updated 02:25 pm EDT, Mon March 24, 2008
Seagate on SSD Lawsuit
Seagate may pull a lawsuit as its trump card if solid-state drives (SSDs) threaten to undermine its conventional hard drive business, company head Bill Watkins has said in a new interview with Fortune. The executive alleges that both Intel and Samsung are violating patents dealing with the interaction between computers and storage and that a formal complaint could follow that would either force them to change their technology or else compensate Seagate for their purported infringement.
Neither Intel nor Samsung has commented on the validity of the claims, which ay hinge on substantial price drops for SSDs. Watkins argues that this is unlikely and dismisses notebooks that rely heavily or exclusively on solid-state drives, such as Apple's MacBook Air or Lenovo's ThinkPad X300. Flash drives that are both as fast and reliable as rotating hard disks often cost nearly $1,000 more than their counterparts at the same physical size.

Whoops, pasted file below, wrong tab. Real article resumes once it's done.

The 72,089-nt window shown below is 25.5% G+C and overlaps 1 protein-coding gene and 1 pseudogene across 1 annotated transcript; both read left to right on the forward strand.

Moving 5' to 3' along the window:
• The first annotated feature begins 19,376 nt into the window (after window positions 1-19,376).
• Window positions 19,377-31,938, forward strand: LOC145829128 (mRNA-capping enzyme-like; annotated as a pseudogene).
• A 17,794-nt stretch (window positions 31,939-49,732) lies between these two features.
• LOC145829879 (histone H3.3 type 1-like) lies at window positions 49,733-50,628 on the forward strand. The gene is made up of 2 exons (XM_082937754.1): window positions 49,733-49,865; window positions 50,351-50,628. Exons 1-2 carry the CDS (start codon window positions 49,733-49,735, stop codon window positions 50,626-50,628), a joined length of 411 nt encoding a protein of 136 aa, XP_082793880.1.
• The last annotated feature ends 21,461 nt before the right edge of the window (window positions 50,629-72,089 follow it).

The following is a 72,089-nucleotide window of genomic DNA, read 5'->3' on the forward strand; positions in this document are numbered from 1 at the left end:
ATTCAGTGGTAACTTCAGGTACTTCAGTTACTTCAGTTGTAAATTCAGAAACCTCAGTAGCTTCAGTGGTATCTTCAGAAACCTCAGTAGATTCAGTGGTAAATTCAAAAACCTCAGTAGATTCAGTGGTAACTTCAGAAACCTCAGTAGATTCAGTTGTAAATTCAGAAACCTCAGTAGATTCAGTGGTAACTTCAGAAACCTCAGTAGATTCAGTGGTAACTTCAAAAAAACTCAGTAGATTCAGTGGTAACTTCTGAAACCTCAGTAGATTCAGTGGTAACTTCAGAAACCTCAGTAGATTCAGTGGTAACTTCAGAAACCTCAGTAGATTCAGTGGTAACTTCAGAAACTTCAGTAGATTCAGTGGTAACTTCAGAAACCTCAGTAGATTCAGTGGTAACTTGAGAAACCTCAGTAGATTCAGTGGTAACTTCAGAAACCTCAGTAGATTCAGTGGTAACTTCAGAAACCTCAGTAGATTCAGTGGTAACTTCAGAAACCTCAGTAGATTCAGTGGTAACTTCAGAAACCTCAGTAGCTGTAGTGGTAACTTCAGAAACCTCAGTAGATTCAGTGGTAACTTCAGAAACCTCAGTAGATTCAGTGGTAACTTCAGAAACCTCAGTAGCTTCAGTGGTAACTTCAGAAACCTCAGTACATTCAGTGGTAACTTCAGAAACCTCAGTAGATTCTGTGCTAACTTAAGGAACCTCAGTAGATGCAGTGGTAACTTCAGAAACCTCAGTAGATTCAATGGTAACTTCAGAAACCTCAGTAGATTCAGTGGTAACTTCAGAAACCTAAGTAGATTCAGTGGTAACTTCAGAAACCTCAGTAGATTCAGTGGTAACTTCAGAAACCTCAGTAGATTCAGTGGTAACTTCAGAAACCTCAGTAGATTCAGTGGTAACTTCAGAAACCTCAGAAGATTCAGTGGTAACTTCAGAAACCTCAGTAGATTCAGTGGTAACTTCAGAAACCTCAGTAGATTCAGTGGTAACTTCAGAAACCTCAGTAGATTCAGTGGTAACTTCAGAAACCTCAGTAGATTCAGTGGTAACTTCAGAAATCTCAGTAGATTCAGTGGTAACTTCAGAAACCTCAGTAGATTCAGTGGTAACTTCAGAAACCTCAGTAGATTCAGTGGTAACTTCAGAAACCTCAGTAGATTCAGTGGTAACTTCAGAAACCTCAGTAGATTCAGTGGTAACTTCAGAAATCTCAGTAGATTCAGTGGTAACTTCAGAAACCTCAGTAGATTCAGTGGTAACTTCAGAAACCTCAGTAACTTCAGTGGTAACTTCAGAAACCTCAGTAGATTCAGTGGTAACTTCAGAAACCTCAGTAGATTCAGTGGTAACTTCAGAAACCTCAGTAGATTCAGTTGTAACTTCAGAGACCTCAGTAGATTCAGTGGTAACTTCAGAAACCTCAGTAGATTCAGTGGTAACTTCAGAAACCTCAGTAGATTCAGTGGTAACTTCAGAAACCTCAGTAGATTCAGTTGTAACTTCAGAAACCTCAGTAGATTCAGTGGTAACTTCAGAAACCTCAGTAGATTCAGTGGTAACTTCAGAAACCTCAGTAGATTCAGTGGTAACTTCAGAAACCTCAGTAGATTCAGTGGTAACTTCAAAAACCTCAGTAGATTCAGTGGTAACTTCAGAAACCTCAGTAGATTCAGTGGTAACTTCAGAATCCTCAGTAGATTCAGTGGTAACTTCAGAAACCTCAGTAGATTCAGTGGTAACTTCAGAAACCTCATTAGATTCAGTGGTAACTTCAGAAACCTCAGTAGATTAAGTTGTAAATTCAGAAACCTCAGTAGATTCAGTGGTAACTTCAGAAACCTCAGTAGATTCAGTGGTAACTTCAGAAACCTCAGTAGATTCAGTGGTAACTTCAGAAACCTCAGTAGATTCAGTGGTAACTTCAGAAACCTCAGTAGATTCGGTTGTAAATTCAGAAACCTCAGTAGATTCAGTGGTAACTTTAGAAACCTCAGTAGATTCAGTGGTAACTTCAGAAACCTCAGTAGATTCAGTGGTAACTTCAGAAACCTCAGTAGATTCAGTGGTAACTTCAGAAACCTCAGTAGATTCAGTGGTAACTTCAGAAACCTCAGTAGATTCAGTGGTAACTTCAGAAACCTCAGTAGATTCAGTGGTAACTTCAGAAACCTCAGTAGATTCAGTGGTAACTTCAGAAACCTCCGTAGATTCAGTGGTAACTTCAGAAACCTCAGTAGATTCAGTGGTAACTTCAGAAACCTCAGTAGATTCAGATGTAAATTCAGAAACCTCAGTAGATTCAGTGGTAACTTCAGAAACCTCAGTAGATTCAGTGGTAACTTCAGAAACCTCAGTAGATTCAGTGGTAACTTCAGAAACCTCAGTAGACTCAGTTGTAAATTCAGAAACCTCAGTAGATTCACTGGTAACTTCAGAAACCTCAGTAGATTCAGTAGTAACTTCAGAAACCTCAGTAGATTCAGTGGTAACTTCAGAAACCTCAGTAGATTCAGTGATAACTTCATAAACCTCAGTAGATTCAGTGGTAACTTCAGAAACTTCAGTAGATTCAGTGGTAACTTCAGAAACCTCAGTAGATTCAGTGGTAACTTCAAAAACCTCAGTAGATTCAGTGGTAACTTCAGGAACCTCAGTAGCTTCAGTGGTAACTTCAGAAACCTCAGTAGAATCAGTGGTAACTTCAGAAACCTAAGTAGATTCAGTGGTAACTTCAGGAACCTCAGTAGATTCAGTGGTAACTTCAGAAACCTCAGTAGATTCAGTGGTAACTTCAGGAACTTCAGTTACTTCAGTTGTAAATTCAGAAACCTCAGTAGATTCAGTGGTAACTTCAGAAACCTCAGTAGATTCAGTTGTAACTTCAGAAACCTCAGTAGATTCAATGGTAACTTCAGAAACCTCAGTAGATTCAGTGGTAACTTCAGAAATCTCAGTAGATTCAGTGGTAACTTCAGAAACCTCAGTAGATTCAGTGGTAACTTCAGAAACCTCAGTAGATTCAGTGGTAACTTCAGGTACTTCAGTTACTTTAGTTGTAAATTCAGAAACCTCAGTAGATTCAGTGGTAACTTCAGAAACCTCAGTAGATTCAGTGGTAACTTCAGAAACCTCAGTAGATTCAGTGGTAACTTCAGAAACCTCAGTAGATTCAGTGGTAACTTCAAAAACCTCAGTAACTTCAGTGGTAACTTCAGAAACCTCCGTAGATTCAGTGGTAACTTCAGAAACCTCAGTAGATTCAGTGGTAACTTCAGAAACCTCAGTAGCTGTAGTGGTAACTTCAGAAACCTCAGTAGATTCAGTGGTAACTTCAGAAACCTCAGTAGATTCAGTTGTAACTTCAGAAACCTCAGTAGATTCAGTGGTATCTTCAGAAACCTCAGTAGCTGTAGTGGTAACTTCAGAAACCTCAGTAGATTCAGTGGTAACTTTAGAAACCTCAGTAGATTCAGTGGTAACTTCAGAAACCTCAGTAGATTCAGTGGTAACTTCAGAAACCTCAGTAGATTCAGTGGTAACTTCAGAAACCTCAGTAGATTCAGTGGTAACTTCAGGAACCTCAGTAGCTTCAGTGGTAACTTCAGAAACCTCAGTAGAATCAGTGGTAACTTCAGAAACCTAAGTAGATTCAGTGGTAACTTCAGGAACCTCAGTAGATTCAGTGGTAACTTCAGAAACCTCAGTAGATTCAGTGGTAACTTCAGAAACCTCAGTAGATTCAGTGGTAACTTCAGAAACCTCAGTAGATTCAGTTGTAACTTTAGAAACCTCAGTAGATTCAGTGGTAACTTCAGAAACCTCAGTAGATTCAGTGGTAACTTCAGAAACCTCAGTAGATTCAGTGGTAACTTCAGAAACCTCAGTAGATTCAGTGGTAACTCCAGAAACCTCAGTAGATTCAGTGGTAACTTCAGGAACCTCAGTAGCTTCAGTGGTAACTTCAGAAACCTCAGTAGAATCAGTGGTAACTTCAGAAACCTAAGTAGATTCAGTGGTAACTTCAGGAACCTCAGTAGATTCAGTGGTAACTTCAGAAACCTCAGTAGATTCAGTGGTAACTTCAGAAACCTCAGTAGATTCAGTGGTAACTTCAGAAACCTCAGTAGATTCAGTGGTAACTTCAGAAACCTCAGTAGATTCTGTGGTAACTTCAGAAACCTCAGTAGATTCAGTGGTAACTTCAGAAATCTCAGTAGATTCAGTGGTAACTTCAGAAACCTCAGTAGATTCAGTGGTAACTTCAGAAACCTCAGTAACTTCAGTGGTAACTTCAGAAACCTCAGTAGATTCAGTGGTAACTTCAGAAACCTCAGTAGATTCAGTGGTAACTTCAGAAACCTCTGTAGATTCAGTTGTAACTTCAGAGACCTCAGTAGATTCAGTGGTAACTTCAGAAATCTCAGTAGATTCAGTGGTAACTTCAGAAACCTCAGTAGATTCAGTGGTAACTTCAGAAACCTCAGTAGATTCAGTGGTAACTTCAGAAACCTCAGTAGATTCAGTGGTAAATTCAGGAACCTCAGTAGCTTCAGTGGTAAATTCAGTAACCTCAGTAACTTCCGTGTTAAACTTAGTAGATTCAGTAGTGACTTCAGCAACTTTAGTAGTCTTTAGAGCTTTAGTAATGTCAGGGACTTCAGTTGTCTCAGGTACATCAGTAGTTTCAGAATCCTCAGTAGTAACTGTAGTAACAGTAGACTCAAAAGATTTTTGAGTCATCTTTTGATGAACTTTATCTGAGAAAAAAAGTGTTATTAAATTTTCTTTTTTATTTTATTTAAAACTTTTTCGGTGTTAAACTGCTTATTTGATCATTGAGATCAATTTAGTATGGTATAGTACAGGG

The price of solid-state drives is expected to plummet in 2008 even as capacities increase. Samsung will offer a 128GB SSD before July that will effectively replace the 64GB SSD in use by several notebook makers, while 80GB and 160GB Intel drives should also quickly drop the price of SSDs due both to technology improvements and a need to clear excess supply. Toshiba is also shipping an inexpensive 128GB drive.